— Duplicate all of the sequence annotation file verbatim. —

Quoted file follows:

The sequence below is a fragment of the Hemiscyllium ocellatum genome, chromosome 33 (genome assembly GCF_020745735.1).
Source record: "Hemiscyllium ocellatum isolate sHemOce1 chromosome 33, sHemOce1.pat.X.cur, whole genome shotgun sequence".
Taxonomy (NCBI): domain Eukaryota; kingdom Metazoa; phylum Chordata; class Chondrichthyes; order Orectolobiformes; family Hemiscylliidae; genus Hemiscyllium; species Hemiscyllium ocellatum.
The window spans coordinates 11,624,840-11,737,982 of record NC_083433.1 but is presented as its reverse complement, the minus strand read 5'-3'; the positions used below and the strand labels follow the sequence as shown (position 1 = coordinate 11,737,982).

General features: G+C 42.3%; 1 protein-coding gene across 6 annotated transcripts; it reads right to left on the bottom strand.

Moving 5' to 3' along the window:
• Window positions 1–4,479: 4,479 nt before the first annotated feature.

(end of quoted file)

The sequence below is a fragment of the Hemiscyllium ocellatum genome, chromosome 33 (genome assembly GCF_020745735.1).
Source record: "Hemiscyllium ocellatum isolate sHemOce1 chromosome 33, sHemOce1.pat.X.cur, whole genome shotgun sequence".
Taxonomy (NCBI): domain Eukaryota; kingdom Metazoa; phylum Chordata; class Chondrichthyes; order Orectolobiformes; family Hemiscylliidae; genus Hemiscyllium; species Hemiscyllium ocellatum.
The window spans coordinates 11,624,840-11,737,982 of record NC_083433.1 but is presented as its reverse complement, the minus strand read 5'-3'; the positions used below and the strand labels follow the sequence as shown (position 1 = coordinate 11,737,982).

General features: G+C 42.3%; 1 protein-coding gene across 6 annotated transcripts; it reads right to left on the bottom strand.

Moving 5' to 3' along the window:
• Window positions 1–4,479: 4,479 nt before the first annotated feature.